progresses slowly, and changes take place gradually over time. People can live with Alzheimers disease for 3-25 years, although the average duration of the disease is about 8-10 years. In general, changes can be characterized in 3 phases.
Subtle changes occur, but the problem is sometimes hard to pinpoint. More often, family members recognize these changes rather than the patients themselves. Common changes may include: Forgetfulness and attempts to hide frequent forgettingMisplacing thingsGetting lost while drivingLoss of interest in hobbiesDifficulty concentratingInability to recall wordsDecrease in sentence complexityProblems with mathematical calculationsGetting lost in familiar surroundingsDifficulty with tasks that require fine motor ability, such as putting a key in the keyhole or buttoning a shirtDifficulty in dealing with daily life tasks, such as managing finances, tending to household tasks, maintaining personal hygieneRepeating questions and storiesNonsensical wordy speechNaming difficultiesDepressed mood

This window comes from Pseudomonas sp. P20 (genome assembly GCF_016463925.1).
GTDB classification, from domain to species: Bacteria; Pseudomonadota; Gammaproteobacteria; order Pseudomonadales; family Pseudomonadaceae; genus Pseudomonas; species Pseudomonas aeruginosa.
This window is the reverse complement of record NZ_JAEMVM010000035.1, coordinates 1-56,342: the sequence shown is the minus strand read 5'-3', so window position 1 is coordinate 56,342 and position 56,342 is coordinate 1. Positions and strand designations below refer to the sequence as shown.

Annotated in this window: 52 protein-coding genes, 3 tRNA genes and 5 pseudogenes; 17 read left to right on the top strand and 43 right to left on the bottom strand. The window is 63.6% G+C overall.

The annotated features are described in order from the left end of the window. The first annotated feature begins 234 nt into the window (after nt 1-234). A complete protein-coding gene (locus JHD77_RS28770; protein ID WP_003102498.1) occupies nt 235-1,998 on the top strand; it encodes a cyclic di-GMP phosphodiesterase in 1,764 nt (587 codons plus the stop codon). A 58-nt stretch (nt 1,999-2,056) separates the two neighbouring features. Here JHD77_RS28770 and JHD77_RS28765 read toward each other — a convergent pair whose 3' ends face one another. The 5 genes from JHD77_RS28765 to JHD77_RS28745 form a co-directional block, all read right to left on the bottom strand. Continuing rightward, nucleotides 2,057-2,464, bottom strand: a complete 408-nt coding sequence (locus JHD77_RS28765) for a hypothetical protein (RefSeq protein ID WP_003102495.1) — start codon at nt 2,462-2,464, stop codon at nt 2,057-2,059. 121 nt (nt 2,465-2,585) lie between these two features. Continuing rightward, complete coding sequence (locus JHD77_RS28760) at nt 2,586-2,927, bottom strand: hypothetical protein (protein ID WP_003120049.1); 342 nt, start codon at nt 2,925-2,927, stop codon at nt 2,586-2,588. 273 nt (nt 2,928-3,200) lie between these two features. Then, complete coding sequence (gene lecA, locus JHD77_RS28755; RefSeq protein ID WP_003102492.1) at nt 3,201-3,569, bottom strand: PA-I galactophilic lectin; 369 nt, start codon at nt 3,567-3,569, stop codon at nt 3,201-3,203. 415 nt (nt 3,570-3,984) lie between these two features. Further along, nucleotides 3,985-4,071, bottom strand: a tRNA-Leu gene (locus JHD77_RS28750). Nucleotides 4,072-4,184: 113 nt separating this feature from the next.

Impairments in memory and mental functioning become more obvious. Long-term memory may still be intact, but short-term memory fails. Other changes include: Difficulty sleepingBecoming less sociable and less aware of the feelings of othersNeeding help in making decisionsNeeding assistance with bathing, grooming, dressingForgetting one’s own past history of personal eventsPersonality changes, such as sudden mood shifts, anger, worry, or fearfulness
Abilities decline dramatically. Changes include: Inability to use languageBecoming easily disorientedIncontinenceWalking with a shuffleFrequent fallsShowing minimal emotional responseImmobility and painWeight loss and inability to swallowAgitation, paranoia, hallucinations, delusions, and mood changesDifficulty sleeping
10 early signs and symptoms of Alzheimer's.
Alzheimer’s Association website. Available at:
Accessed September 6, 2013.
About Alzheimer's disease: Symptoms.
National Institute on Aging, National Institutes of Health website. Available at:
https://www.nia.nih.gov/alzheimers/topics/symptoms. Accessed September 6, 2013.
Last reviewed September 2016 by Rimas Lukas, MD
Please be aware that this information is provided to supplement the care provided by your physician. It is neither intended nor implied to be a substitute for professional medical advice. CALL YOUR HEALTHCARE PROVIDER IMMEDIATELY IF YOU THINK YOU MAY HAVE A MEDICAL EMERGENCY. Always seek the advice of your physician or other qualified health provider prior to starting any new treatment or with any questions you may have regarding a medical condition.
Copyright © EBSCO Publishing. All rights reserved.